Since climbing regularly again, I had a chance to observe lots of belaying in the gym.
I can’t walk up to a stranger and say “Excuse me, sir, I noticed that your poor belaying is totally crippling your climber’s ability to try hard, and actively eliminating any hope either of you have of improvement in this sport.”
It makes me feel for the climbers, though, because it’s difficult to improve at climbing with a bad belayer.
There’s a number of issues surrounding poor belaying, but they all tie back to either trust or competence.
The two can operate independent of each other:
- you can not trust a competent belayer (why don’t you trust them?)
- you can trust an incompetent belayer (whoops)
- you can not trust an incompetent belayer (good idea)
- you can trust a competent belayer. (Nirvana!)
While you can easily spot signs of an incompetent belayer, it’s much harder to determine if they are competent. Then, even if you’ve established their competence, it takes time to build trust in them.
Here’s why bad belaying keeps you from improving – even if you don’t actively consider the skill of your belayer (in other words, you’re trusting an incompetant belayer), your subconscious knows if they are competent and trustworthy. And if you’ve not actively considered their skill, you probably don’t trust them.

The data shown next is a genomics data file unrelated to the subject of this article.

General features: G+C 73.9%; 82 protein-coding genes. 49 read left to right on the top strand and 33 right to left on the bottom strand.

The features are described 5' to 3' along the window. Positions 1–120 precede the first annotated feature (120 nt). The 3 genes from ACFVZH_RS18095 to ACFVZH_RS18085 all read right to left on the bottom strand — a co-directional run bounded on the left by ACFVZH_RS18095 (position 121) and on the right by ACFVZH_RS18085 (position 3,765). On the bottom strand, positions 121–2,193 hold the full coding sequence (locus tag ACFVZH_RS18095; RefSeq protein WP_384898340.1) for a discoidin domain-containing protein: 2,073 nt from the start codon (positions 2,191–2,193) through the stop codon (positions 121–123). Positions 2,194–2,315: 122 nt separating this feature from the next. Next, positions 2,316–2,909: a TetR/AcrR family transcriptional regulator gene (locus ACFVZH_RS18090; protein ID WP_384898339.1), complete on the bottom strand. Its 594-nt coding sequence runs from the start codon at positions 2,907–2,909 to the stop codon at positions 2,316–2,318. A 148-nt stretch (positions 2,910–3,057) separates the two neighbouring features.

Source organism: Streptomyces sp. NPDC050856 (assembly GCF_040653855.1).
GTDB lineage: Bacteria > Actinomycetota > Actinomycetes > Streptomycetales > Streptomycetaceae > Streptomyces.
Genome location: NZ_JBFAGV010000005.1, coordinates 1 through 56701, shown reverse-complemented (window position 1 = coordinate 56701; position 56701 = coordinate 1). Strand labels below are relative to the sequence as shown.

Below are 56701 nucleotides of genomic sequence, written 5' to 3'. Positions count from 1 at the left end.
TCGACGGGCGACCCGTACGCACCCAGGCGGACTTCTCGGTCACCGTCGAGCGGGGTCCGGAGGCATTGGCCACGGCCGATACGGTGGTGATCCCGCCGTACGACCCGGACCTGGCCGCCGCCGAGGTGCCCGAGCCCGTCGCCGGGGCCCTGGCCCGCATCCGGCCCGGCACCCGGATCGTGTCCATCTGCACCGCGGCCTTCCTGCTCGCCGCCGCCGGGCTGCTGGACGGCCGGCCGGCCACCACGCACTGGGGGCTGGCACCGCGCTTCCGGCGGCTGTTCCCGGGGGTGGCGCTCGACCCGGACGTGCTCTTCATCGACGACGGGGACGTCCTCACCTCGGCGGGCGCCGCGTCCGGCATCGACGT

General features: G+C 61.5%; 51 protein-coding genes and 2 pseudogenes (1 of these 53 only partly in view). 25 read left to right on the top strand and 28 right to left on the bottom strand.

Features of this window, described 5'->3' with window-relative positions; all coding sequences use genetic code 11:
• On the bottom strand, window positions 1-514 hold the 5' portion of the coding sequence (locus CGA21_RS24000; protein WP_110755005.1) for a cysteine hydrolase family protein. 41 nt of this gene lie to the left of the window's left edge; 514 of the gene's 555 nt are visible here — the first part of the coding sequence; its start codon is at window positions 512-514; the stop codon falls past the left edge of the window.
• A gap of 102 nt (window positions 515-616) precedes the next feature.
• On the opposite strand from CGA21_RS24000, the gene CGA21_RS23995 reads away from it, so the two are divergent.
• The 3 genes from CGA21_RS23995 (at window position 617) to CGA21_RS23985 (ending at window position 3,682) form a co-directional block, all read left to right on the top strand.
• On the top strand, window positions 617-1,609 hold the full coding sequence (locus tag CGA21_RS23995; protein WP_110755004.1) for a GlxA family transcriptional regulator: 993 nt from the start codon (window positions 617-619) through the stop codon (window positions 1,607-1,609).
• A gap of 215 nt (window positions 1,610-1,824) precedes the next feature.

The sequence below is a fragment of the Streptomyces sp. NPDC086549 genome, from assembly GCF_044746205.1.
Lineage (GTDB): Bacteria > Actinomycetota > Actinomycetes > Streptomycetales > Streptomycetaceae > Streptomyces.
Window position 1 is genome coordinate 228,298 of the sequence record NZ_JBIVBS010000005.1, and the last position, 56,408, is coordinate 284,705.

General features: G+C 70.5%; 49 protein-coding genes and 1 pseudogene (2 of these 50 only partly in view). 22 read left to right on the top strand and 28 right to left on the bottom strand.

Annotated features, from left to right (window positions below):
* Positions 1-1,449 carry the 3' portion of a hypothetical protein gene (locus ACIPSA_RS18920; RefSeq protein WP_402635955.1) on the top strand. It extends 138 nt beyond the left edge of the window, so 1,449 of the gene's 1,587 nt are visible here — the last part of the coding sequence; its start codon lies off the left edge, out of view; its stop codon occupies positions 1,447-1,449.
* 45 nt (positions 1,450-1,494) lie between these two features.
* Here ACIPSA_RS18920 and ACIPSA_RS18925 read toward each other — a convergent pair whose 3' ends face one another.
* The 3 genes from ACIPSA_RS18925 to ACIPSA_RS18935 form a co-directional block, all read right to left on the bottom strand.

So, how do you know level of the trust/competence graph you’re on?
Here are some indicators of unskilled (and untrustworthy) belaying:
- Lets the rope hang between the climber’s legs when climber is lower than the third bolt.
- Short ropes climber and doesn’t know it.
- Spikes the climber and doesn’t know it.
- Keeps rope too tight or too loose.
Now – all of these are easily fixed. So – this is where trust comes in. If your belayer is making these mistakes, and is either unaware or unwilling to fix them, why would you trust them? None of these mistakes puts the climber in grave danger, but all can make climbing much less fun.
Take a look at this workflow to diagnose your competance and trust questions about your belayer:
If your belayer is competent, and makes none of the above errors, that’s enough to make you think they’re not only competent, but trustworthy as well.
Without trusting your belayer, you cannot push yourself hard enough to improve at climbing.